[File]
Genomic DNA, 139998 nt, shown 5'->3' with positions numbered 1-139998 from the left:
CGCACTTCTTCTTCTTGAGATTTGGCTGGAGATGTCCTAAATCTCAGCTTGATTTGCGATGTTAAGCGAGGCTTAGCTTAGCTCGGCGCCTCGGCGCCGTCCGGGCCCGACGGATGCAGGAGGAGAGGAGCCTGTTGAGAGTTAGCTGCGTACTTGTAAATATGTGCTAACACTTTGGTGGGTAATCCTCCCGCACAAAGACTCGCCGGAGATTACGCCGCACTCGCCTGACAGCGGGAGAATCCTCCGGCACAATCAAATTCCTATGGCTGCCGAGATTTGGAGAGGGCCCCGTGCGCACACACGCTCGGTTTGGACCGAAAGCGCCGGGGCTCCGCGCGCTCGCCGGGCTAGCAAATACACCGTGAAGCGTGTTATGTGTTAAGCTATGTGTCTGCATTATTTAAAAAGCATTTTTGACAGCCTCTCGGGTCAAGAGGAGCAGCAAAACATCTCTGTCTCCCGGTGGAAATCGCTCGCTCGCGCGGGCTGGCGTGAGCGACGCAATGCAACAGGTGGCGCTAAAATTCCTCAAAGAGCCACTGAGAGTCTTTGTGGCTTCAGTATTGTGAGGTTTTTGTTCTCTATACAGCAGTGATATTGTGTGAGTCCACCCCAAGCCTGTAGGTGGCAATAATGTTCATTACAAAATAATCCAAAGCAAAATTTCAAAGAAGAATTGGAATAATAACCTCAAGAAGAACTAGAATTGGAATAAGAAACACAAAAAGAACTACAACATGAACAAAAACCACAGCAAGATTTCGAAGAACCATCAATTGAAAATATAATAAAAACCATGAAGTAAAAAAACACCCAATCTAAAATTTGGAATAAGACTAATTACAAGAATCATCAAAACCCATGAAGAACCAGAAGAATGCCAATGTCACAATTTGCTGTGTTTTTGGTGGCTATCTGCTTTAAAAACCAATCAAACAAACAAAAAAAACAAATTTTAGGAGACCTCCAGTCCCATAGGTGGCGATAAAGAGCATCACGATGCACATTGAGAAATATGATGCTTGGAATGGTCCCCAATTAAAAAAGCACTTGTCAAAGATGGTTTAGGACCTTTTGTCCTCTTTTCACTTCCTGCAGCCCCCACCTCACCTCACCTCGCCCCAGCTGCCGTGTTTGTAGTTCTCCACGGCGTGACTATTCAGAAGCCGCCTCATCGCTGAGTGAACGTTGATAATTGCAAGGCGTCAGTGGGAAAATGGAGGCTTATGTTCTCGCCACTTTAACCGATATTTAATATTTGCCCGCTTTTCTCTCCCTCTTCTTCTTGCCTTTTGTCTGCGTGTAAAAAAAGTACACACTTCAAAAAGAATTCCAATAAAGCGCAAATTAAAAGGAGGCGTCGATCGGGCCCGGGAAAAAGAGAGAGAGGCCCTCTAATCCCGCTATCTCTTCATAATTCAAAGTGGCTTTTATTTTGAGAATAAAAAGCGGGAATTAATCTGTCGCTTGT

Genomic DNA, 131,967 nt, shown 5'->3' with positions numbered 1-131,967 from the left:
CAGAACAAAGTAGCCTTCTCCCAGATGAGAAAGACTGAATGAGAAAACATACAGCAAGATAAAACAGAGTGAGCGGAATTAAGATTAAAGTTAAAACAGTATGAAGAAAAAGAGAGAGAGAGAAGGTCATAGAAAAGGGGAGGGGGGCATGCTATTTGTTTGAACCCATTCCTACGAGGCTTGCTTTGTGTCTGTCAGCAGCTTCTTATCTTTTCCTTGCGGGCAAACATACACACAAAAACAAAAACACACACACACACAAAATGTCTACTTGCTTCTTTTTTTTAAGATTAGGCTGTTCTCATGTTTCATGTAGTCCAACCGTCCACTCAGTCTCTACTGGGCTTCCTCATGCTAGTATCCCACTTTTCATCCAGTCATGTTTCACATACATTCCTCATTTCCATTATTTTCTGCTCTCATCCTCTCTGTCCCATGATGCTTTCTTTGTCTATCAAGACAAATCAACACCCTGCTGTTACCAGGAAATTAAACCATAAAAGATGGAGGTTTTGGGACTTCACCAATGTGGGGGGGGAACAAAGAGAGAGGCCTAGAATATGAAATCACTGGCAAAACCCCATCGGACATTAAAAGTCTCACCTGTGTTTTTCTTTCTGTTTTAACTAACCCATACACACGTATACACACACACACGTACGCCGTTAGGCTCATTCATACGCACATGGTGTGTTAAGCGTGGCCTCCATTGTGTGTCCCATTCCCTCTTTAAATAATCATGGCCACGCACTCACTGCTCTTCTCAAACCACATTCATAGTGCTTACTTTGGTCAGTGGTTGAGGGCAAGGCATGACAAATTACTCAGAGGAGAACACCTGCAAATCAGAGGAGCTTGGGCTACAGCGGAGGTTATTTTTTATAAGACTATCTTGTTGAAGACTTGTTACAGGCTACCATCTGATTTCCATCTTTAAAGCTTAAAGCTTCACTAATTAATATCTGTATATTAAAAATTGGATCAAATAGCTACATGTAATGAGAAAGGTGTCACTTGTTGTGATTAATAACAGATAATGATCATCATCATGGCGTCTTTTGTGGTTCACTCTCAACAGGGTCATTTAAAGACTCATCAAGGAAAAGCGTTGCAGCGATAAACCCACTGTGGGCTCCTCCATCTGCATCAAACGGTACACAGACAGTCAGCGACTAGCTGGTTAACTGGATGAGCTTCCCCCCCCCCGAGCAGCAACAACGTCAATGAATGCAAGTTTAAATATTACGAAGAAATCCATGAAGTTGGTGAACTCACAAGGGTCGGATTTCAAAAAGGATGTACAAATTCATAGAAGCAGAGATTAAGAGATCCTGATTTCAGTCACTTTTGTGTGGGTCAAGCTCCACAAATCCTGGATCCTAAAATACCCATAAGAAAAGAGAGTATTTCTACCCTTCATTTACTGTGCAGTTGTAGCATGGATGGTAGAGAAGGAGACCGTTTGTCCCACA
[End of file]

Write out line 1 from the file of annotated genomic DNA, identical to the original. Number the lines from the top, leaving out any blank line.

Genomic DNA, 139998 nt, shown 5'->3' with positions numbered 1-139998 from the left: